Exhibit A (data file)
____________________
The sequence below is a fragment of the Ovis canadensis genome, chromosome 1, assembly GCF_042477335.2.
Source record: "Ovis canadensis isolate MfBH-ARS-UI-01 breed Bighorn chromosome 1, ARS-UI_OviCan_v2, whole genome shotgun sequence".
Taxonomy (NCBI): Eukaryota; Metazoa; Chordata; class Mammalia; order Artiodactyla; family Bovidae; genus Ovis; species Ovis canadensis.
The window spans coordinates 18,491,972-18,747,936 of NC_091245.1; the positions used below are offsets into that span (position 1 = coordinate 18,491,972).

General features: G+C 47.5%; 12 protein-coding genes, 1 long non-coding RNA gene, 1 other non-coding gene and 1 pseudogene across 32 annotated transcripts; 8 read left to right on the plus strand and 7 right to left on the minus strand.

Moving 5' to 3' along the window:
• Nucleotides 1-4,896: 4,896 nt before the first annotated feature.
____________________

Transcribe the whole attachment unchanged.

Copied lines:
The sequence below is a fragment of the Ovis canadensis genome, chromosome 1, assembly GCF_042477335.2.
Source record: "Ovis canadensis isolate MfBH-ARS-UI-01 breed Bighorn chromosome 1, ARS-UI_OviCan_v2, whole genome shotgun sequence".
Taxonomy (NCBI): Eukaryota; Metazoa; Chordata; class Mammalia; order Artiodactyla; family Bovidae; genus Ovis; species Ovis canadensis.
The window spans coordinates 18,491,972-18,747,936 of NC_091245.1; the positions used below are offsets into that span (position 1 = coordinate 18,491,972).

General features: G+C 47.5%; 12 protein-coding genes, 1 long non-coding RNA gene, 1 other non-coding gene and 1 pseudogene across 32 annotated transcripts; 8 read left to right on the plus strand and 7 right to left on the minus strand.

Moving 5' to 3' along the window:
• Nucleotides 1-4,896: 4,896 nt before the first annotated feature.